MEMORANDUM OPINION AND ORDER
STATEMENT OF FACTS
Plaintiffs are twenty-three individual school-aged pretrial detainees in the Cook County Jail. Plaintiffs allege they have either been denied complete access to regular and special educational services during their period of pretrial detention, or have received services vastly inferior to those provided non-detainees. Plaintiffs claim their condition violates the substantive and procedural components of the Fourteenth Amendment Due Process Clause, the Equal Protection Clause, the Individuals with Disabilities Education Act ("IDEA"), 20 U.S.C. § 1400, et seq., and the Rehabilitation Act of 1973, 29 U.S.C. § 794, as well as Illinois law.
Plaintiffs' complaint groups their claims against defendants
into three categories. Count I states a claim in favor of those plaintiffs deprived of special educational services, alleging violations of federal constitutional and statutory law. Count II states a similar claim on behalf of plaintiffs deprived of regular educational services, alleging violations of the United States Constitution and Illinois law. Count III invokes the court's supplemental jurisdiction, 28 U.S.C. § 1367, stating a violation of 105 ILCS 5/10-20.12 (West 1992). Plaintiffs have requested declaratory and injunctive relief, and attorneys' fees.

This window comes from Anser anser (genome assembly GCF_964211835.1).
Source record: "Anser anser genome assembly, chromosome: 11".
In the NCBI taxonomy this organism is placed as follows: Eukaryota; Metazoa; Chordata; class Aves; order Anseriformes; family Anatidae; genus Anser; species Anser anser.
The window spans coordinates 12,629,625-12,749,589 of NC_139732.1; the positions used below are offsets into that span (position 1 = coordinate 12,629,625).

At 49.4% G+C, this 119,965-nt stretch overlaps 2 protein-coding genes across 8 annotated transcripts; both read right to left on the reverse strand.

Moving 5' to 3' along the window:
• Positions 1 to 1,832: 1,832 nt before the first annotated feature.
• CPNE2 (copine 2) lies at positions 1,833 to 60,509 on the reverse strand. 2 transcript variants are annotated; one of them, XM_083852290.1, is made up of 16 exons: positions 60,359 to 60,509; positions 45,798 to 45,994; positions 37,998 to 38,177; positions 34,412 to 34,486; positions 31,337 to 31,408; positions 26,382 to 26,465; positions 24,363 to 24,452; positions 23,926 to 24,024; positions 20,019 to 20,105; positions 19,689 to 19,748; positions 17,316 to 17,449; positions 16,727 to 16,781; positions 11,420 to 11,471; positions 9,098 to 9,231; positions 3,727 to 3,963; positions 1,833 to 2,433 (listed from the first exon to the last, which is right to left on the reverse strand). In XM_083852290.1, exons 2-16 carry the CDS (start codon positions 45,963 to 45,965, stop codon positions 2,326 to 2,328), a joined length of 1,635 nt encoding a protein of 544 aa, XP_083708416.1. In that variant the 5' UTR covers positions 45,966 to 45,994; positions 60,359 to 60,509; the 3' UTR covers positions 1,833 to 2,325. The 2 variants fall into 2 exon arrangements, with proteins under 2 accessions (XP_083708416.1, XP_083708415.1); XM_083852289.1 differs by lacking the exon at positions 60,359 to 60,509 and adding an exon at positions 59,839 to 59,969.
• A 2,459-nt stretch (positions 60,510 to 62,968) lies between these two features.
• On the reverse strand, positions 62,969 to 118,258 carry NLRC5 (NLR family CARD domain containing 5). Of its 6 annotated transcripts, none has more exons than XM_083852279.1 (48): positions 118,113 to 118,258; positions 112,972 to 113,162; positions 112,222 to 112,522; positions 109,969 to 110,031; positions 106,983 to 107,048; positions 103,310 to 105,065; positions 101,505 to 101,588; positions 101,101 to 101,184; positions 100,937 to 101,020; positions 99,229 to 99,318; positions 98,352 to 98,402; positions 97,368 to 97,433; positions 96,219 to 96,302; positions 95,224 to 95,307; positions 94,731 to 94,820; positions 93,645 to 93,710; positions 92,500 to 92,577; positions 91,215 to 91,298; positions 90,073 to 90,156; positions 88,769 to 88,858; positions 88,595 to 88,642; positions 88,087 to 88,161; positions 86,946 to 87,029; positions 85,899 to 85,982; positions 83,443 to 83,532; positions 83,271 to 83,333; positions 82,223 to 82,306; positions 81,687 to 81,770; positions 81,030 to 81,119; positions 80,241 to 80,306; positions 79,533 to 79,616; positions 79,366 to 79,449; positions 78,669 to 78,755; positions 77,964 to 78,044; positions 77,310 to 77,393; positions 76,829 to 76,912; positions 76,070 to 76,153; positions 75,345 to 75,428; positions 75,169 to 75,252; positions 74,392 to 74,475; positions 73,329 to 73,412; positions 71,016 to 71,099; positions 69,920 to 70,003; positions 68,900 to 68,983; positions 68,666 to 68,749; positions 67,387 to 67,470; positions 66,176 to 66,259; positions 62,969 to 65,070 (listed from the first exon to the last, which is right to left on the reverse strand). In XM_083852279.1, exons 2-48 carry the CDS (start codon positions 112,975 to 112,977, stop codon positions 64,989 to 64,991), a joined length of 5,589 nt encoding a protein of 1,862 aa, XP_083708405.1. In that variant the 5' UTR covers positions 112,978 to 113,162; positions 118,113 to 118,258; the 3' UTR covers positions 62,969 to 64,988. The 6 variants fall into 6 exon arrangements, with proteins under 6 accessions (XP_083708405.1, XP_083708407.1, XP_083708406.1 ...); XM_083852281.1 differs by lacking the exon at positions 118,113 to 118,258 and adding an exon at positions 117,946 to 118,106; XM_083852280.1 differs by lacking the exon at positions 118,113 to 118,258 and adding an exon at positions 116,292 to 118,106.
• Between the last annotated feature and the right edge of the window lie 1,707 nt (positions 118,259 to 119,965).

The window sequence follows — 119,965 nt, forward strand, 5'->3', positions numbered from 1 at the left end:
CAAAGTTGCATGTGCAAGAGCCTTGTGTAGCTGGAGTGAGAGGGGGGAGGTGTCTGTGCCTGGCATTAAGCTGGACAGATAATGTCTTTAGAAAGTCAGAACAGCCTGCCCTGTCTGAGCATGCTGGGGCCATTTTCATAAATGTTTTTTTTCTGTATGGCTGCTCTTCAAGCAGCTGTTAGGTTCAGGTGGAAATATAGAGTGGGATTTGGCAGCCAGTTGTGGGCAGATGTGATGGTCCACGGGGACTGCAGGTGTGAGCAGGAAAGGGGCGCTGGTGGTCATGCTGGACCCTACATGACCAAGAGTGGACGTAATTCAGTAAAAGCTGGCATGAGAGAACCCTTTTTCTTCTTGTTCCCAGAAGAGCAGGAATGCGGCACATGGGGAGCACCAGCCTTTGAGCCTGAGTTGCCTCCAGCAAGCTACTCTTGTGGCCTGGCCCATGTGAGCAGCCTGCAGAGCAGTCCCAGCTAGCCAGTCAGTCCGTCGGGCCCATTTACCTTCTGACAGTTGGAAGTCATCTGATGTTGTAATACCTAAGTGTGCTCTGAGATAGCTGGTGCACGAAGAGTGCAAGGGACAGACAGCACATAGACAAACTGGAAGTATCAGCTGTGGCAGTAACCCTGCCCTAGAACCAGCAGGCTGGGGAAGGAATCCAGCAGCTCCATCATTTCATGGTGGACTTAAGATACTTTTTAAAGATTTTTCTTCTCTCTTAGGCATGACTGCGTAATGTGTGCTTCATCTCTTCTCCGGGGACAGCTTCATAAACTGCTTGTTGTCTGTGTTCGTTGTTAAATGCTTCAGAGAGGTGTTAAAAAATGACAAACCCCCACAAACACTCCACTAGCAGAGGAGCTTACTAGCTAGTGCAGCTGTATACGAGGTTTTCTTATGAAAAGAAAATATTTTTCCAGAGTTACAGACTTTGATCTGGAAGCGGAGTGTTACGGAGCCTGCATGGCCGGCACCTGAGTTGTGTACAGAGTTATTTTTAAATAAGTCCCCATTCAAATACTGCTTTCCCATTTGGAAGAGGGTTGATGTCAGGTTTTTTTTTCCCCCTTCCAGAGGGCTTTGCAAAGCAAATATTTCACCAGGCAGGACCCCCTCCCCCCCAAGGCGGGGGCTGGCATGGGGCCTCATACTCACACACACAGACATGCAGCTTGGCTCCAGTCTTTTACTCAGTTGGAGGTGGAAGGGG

Before the court is State of Illinois defendants' motion to dismiss. Defendants challenge plaintiffs' assertion of cognizable constitutional right to educational services, and the right of plaintiffs in need of special educational services to sue under IDEA and the Rehabilitation Act.
I. Constitutional Claims
It is uncontested that there is no explicit protection of a right to education under the federal constitution. San Antonio Independent School District v. Rodriguez, 411 U.S. 1, 35, 36 L. Ed. 2d 16, 93 S. Ct. 1278 (1982). Nor is education a fundamental right requiring a state to demonstrate a compelling necessity for every variation in the manner in which education is provided to its population. Plyler v. Doe, 457 U.S. 202, 223, 72 L. Ed. 2d 786, 102 S. Ct. 2382 (1982).
However, the Supreme Court has never definitively stated whether a minimally adequate education is a fundamental right, or whether a statute that discriminates in that area is accorded heightened equal protection review. Papasan v. Allain, 478 U.S. 265, 285, 92 L. Ed. 2d 209, 106 S. Ct. 2932 (1986). In Rodriguez, the court opined that it was possible, though doubtful, that a minimal level of education is a constitutionally protected prerequisite to the meaningful exercise of First Amendment rights. Rodriguez, 411 U.S. at 35-37. In Plyler, the court indicated that the deprivation of basic educational services must be rationally related to a substantial goal of the state, Plyler, 457 U.S. at 224, a somewhat higher standard of review than that normally imposed in the absence of a suspect classification or fundamental right. See Lawline v. American Bar Association, 956 F.2d 1378, 1385 (7th Cir. 1992) (must be rationally related to legitimate state interest).